• Simberloff says this argument ignores the progress that has been made in the technology of eradication methods. He used the “early detection and rapid response” strategy as an example of progress in eradicating non-native plants.  That strategy focuses on small populations of non-native plants, basically acknowledging the futility of trying to eradicate large areas of well-established non-native plants.
    • Much of Simberloff’s presentation was devoted to describing many developments in genetic engineering, such as CRISPR to drive species to extinction and gene silencing. All of the examples of such developments were aimed at killing insects (such as mosquitoes) and animals (such as rats and mice), with one exception. He was particularly enthusiastic about island eradications of which there are hundreds, and hundreds more on the drawing boards.  Only one gene-editing project on plants is trying to develop a genetic method to eradicate phragmites.

Things finally became interesting, when Simberloff took questions:  “Dan, you mention the “futility” argument, but what about the notion that the cost in environmental damage (e.g, pesticide use and nontarget impacts) is too high for some well-established invaders?”  Simberloff’s answer to this question was surprising and encouraging to critics of pesticide use to kill non-native species:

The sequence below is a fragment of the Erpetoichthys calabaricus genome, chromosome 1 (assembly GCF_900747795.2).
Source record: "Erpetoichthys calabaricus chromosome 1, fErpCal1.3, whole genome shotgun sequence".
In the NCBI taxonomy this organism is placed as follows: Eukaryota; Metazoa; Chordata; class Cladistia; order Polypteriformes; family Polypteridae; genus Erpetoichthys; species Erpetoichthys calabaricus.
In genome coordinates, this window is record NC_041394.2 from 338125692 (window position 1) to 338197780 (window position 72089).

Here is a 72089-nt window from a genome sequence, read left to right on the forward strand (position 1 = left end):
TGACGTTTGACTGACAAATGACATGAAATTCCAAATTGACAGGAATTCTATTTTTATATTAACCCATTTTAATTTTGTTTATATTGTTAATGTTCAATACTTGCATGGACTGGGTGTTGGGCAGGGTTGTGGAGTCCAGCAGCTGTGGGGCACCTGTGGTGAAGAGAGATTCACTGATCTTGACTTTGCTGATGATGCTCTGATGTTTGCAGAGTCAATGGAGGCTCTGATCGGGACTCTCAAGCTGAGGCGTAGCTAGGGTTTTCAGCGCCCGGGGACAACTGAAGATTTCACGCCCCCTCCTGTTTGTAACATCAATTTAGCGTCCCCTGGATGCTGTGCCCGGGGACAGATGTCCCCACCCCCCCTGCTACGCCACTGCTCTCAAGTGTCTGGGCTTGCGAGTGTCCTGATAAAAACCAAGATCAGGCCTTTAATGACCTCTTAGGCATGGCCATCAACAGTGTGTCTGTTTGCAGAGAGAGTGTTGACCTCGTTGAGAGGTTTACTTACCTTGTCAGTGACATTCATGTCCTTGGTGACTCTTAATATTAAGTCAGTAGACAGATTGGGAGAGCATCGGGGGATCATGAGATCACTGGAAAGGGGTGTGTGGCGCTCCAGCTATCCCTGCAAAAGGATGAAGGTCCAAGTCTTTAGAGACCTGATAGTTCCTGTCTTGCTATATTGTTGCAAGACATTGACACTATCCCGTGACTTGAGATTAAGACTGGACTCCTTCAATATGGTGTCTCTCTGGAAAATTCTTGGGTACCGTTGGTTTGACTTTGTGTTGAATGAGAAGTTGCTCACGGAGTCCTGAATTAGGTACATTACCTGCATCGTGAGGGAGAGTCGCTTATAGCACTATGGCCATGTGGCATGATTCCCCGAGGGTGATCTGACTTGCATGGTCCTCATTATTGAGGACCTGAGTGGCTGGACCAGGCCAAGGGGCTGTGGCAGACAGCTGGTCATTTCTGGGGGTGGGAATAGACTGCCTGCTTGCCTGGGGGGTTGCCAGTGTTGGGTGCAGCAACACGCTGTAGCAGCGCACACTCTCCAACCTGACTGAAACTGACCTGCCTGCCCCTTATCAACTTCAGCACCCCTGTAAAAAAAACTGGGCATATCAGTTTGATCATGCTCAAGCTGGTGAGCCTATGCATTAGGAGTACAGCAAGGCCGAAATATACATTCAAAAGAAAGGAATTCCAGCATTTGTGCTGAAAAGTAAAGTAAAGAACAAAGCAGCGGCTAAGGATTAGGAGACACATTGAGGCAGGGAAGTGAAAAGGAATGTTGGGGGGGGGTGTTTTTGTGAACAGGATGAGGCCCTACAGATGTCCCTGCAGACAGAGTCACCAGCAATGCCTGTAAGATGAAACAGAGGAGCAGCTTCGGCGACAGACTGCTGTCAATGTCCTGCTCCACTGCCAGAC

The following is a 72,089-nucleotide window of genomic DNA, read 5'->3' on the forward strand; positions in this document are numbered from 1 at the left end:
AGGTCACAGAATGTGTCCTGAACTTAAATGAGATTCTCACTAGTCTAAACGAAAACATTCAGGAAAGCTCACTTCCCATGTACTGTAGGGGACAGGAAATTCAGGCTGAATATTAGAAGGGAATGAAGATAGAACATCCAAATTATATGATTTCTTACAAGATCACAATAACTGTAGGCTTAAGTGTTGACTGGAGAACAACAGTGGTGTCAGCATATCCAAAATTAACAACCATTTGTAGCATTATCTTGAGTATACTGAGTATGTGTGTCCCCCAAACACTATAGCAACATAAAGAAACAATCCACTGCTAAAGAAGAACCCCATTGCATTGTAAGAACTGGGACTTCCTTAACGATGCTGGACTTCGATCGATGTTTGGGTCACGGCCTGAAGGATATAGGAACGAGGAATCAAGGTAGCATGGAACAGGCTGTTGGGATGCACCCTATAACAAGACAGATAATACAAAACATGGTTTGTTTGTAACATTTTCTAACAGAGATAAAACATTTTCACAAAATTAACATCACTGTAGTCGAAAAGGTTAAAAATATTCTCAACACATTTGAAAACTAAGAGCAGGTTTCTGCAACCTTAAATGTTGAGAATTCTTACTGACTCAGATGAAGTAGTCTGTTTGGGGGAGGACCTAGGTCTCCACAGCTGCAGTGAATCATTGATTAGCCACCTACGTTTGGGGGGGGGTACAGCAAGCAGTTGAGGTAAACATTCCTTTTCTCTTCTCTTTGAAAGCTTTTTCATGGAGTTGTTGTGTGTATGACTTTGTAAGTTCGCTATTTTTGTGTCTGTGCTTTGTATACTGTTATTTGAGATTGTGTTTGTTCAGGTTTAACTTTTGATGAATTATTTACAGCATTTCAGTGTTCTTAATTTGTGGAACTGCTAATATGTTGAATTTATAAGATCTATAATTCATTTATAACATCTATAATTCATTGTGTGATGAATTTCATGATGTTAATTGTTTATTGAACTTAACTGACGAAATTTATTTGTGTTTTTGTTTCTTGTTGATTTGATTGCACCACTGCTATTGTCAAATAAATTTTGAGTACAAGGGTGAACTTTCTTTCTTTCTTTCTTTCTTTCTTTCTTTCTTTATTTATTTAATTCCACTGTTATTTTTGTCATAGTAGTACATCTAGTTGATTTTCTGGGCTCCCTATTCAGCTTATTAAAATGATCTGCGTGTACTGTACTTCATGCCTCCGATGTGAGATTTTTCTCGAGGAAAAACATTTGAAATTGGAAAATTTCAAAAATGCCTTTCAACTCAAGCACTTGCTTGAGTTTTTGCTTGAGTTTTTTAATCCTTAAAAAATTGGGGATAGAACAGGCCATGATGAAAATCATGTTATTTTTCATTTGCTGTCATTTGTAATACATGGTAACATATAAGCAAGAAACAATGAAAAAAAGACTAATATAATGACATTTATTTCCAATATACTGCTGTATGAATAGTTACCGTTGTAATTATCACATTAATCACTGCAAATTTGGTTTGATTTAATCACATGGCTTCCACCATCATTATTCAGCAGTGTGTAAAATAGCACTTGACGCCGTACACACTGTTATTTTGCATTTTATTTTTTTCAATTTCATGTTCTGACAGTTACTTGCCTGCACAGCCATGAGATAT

“Absolutely, it’s a huge problem, not only on non-target species, but also the fact that evolution of resistance leads to greater use of pesticides before they are useful and leads to greater impact on non-target species.  I didn’t talk about this, but yes, of course the cost both economically and ecologically might be too great even if management eradication is feasible.  But that’s not what denialism is about.  Denialism willfully denies that there are impacts or they confound arguments about values as if it is an argument about science.”

The Executive Director of Cal-IPC recognized the dangers of Simberloff’s answer because pesticides are the primary tool used by the “restoration” industry and much of the conference was devoted to telling over 650 employees of the “restoration” industry about new developments in pesticide use.  Those new developments are not good news to those who are concerned about the dangers of pesticides.  For example, a new “drizzle” technique increases the concentration of the active ingredient and lowers the volume of the application, increasing toxicity of the application.  Another alarming presentation described the use of drones to spray herbicides on hundreds of acres of phragmites in the Suisun Marsh.